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April 8, 2015
April Awareness: Head and Neck Cancers

April 12-18 marks Head and Neck Cancer Awareness Week. Harrington board certified oncologist Dr. Christopher Seidler, Medical Director for The Cancer Center at Harrington, shares some academic insight to what accounts for six percent of all malignancies in the United States.

Head and neck cancer are fairly common tumors that arise anywhere in the head and neck region.  There are over 40,000 cases per year in the United States.  They include tumors from the oral cavity, voice box (larynx), back of throat (pharynx), nasal cavities and salivary glands.  The three major risk factors include smoking and chewing tobacco, heavy alcohol consumption, and Human Papuloma virus (HPV).

There has been great progress in treating head and neck cancers of the last 10 years.  Aggressive surgery is still the treatment of choice for most early stage patients with localized tumors.  The exception is that stage 1-2 localized tumors of the larynx have a 90% or better cure rate with radiation alone.

Tri-Modality Treatment

In the past, many patients with more advanced tumors (stage III lymph nodes and stage IV bilateral) often faced disfiguring surgeries with partial removal of the face, jaw, and larynx.

Today, with modern Tri-Modality treatment (surgery, radiation, and chemotherapy together) we can cure the majority of patients and allow “organ” preservation.  This requires a coordinated, specialized approach involving radiation therapy, medical oncology, and surgery.  This is an intense out-patient, three -four months of highly intense chemo/radiation therapy and is a TEAM approach.

Most chemo therapy involves care at our center and at home with an infusion pump.  This requires placements of an implantable IV port under the skin and an electronic infusion pump the size of a Sony Walkman.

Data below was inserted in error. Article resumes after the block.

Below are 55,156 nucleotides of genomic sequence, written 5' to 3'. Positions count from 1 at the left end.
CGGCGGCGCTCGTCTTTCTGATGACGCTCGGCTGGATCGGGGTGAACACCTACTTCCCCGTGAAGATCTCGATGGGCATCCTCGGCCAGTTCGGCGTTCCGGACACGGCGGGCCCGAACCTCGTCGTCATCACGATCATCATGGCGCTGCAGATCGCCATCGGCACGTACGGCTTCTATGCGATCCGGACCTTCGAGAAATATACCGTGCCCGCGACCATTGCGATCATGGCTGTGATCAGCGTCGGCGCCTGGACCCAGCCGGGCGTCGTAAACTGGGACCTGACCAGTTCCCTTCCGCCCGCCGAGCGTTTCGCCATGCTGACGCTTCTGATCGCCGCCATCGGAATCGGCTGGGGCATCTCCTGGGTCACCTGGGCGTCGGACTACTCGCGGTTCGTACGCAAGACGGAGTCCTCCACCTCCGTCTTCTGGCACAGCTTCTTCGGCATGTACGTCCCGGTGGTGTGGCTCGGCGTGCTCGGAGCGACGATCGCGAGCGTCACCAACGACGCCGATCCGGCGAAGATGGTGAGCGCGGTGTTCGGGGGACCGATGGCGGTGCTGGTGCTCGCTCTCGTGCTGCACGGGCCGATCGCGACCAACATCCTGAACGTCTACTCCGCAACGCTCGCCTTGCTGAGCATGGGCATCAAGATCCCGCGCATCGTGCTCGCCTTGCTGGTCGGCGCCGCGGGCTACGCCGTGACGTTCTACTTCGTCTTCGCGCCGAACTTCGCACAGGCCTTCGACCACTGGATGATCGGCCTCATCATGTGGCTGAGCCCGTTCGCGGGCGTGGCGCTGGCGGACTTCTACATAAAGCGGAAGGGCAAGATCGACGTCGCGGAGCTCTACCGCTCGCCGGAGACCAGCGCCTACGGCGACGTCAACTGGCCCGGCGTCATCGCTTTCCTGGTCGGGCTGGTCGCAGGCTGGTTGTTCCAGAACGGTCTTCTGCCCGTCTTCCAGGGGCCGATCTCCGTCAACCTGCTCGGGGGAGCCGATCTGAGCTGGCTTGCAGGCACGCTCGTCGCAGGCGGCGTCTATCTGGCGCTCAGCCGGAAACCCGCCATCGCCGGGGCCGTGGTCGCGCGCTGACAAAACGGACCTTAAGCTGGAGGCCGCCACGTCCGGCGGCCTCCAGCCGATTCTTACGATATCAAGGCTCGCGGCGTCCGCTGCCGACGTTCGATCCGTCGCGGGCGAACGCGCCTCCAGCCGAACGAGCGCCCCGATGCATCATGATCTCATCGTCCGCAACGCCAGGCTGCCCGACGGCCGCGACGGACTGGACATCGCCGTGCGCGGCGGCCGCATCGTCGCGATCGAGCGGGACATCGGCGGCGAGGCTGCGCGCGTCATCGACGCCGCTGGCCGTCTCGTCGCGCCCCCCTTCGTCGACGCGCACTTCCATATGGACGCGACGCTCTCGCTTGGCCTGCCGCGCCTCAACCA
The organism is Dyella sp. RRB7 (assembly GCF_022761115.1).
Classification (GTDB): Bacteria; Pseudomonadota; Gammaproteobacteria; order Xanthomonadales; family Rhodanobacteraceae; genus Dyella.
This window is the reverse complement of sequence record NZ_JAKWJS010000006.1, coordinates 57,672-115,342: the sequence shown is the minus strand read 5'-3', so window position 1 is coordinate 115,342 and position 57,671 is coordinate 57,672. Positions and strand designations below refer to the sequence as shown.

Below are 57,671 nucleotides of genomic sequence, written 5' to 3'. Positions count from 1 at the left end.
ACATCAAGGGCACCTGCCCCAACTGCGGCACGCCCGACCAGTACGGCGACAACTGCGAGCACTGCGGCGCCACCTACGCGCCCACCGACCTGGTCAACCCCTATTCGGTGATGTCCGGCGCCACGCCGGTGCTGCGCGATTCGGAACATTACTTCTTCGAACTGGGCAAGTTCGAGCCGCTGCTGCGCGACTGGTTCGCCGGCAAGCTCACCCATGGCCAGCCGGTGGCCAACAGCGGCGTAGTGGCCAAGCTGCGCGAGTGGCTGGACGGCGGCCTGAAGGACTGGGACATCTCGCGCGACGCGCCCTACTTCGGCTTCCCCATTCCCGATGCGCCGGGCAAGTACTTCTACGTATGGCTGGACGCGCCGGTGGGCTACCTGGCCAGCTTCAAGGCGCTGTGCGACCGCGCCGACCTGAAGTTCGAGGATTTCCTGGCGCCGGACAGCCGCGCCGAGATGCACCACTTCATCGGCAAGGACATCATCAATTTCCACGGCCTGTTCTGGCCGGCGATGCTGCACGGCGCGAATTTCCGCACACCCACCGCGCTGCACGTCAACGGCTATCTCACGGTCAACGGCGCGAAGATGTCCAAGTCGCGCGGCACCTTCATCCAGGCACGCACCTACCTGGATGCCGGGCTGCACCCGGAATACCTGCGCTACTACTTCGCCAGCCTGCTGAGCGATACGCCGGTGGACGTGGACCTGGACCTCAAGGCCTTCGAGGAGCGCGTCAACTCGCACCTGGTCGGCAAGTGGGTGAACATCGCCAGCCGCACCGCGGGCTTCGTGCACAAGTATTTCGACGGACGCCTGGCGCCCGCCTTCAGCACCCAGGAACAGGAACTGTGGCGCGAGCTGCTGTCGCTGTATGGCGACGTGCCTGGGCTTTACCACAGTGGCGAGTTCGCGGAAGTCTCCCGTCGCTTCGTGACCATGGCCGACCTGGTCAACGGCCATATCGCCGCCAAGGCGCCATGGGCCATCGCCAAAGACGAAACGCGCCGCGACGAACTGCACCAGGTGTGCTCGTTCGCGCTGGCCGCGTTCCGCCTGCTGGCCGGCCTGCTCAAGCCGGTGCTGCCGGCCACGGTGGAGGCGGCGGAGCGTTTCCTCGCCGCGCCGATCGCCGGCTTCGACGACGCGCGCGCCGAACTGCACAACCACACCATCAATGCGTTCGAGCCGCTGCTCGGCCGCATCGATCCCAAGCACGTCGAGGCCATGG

Patients first have an initial surgical ENT evaluation and biopsy.  When necessary an IV device is implanted.  Most patients require a temporary feeding tube be placed into their stomach through the abdominal wall and receive tube feeds at home. Patients then receive nine weeks of intense out-patient chemotherapy followed by a one- month rest period and then seven-eight weeks of external beam radiation therapy with weekly concurrent chemotherapy.

Our dedicated nursing staff plays the key role in the front line with patients.  Without their daily support and interaction with patients, this approach would not be possible. In addition, to meet our patients’ needs, we have a nutritionist, social worker, and psychologist on staff and on-site radiation, imaging, and dosimetry.  While this is a high-dose therapy and challenging journey, thanks to outstanding care and technology, many patients have completed this program and are in remission with excellent long-term prognosis.


Christopher Seidler, M.D., is a board certified medical oncologist and hematologist, and  Medical Director of The Cancer Center at Harrington. He received his medical degree from Robert Wood Johnson Medical School in New Jersey. He is a clinical associate professor at UMass Medical School in Worcester. Dr. Seidler can be reached at 508-764-2400 or by emailing